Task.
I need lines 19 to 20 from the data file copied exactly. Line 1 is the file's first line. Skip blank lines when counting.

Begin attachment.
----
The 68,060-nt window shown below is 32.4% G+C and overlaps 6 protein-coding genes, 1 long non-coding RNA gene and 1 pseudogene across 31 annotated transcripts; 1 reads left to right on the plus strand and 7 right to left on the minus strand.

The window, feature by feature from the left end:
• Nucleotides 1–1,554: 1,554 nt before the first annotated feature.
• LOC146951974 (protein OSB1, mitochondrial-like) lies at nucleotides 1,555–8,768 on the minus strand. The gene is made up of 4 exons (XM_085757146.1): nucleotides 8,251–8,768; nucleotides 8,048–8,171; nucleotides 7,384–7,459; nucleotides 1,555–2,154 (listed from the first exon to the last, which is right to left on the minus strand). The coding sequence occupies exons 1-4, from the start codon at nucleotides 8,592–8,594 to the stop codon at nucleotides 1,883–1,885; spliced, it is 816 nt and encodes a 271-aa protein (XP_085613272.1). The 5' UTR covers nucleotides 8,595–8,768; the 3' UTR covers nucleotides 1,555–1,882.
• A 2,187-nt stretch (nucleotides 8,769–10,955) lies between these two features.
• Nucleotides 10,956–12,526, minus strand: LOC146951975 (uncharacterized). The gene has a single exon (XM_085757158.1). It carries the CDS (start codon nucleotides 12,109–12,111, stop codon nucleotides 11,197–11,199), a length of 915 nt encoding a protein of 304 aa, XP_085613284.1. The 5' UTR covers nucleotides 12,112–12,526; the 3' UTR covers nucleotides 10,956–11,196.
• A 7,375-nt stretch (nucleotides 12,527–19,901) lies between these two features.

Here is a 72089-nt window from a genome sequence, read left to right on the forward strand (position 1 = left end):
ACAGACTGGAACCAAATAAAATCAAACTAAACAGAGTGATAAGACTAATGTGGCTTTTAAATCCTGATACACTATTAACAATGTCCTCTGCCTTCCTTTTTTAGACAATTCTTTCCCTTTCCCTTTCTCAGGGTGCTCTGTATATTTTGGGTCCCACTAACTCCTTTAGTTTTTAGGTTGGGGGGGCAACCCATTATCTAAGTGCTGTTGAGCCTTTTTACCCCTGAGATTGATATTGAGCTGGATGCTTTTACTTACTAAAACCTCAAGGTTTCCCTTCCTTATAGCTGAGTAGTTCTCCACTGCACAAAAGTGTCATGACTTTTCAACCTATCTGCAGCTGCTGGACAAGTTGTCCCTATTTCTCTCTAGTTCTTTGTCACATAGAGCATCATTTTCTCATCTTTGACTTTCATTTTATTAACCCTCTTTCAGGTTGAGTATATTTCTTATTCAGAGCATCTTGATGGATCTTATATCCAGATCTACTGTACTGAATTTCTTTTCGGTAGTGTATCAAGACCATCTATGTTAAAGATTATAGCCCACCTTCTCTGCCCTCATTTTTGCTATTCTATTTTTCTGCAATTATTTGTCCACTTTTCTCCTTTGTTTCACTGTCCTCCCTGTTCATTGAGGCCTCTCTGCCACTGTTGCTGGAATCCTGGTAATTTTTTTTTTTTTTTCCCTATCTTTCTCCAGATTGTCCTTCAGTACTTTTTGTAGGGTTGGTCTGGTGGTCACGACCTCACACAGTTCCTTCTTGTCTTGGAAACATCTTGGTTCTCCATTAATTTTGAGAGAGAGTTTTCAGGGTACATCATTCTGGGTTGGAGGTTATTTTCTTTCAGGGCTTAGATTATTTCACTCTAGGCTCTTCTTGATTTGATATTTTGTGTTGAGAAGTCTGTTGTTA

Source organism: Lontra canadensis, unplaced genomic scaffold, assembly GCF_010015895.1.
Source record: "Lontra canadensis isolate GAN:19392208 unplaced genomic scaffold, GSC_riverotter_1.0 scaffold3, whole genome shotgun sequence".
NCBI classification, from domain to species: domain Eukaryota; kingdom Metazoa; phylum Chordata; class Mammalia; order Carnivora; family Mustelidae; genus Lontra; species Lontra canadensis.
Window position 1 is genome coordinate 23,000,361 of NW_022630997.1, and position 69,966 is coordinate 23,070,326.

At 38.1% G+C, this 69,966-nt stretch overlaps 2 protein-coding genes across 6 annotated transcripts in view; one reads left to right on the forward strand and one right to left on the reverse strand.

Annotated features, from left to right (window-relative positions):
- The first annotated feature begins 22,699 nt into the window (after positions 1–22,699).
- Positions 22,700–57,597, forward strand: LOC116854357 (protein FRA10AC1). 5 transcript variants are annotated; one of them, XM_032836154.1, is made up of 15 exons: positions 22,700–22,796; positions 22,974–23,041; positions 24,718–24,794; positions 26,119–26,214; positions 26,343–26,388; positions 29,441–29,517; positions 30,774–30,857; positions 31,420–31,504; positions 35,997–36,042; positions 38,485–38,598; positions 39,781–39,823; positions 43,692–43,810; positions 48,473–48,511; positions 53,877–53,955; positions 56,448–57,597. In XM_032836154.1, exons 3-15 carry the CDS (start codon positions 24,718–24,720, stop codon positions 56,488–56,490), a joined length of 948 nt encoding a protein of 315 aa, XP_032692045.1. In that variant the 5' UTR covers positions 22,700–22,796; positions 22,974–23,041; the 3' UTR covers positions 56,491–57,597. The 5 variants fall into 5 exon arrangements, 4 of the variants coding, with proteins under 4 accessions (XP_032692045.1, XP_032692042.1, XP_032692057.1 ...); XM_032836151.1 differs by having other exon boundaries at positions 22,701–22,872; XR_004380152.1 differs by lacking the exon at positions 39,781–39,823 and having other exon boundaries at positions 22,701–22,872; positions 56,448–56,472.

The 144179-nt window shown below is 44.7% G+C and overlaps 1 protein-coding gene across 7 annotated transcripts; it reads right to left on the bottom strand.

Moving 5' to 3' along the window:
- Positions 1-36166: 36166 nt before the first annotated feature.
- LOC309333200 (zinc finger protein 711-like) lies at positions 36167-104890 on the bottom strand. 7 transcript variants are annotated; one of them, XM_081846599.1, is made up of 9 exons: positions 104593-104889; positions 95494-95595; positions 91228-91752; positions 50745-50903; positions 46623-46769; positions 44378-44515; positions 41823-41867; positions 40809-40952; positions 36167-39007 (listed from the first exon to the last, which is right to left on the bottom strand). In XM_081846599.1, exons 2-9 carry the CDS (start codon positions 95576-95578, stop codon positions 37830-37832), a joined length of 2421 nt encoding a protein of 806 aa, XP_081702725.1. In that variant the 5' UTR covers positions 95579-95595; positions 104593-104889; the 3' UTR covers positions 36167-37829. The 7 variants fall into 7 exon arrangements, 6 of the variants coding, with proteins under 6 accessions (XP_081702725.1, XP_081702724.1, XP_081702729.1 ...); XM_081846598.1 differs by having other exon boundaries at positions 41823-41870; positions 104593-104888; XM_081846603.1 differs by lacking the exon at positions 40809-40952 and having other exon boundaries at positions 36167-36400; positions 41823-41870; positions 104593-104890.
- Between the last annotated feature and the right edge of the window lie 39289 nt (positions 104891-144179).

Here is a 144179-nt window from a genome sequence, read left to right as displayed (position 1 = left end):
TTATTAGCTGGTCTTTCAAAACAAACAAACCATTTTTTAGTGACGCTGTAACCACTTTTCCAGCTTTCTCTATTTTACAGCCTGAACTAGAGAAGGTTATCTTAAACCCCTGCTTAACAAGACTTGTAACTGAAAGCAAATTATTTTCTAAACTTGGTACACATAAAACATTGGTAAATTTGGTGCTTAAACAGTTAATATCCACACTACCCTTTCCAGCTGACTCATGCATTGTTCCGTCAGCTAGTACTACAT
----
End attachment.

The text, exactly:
Moving 5' to 3' along the window:
- Positions 1-36166: 36166 nt before the first annotated feature.